In a move to simplify wine labels, the German state of Rheinland-Palatinate approved a name change of the wine region Mosel-Saar-Ruwer to Mosel. The change comes after lobbying by Weinbauverband, the association of Mosel-Saar-Ruwer grape growers, and will take effect in January 2008, for the release of the 2007 vintage.
The growers claimed that the name Mosel-Saar-Ruwer on wine labels was confusing because most consumers could not identify different vineyards of the Mosel, Saar or Ruwer valleys (the Saar and the Ruwer are tributaries that run into the Mosel River, which empties into the Rhine River farther north). Some consumers, they argued, even thought the wines were a blend of grapes from all three subregions.
"One word, Mosel, is easier to understand and easier to keep in mind," said Nik Weis, whose family owns St.-Urbans-Hof and farms vineyards in both the Mosel and Saar subregions. "I think it's a typical German problem that we try to declare every little detail on the label and, at the end, that's what makes the labels complicated."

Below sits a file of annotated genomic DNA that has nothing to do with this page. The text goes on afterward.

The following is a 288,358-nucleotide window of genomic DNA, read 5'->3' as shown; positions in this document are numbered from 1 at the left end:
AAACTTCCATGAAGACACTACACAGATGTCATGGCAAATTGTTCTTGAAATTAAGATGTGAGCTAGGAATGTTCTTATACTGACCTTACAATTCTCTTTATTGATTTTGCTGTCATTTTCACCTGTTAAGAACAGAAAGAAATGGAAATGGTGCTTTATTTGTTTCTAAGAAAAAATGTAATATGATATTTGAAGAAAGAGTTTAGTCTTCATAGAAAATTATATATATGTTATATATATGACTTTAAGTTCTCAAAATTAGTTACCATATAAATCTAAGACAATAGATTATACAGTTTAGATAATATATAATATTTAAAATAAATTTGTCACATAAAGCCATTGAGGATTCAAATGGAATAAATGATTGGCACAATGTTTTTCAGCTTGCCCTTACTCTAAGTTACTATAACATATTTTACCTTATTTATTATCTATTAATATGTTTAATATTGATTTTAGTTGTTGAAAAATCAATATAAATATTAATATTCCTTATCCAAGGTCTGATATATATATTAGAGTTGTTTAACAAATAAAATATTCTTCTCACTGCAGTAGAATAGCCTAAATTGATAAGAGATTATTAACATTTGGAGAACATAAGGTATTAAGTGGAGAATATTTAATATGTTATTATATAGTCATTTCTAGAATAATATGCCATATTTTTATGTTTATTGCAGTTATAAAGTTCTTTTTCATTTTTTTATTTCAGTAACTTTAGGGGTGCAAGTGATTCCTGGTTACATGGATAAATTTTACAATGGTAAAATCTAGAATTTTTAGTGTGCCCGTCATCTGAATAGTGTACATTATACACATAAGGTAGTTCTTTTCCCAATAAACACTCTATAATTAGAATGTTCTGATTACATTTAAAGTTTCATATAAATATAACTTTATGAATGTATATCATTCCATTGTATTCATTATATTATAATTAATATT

In addition to the Mosel change, made official on Aug. 9, the designation Qualitätswein mit Prädikat, the term indicating the highest level of quality among German wines, has been shortened to Prädikatswein. Within the Qualitätswein mit Prädikat level of quality are the designations kabinett, spätlese, auslese, beerenauslese, eiswein and trockenbeerenauslese, which remain unchanged.
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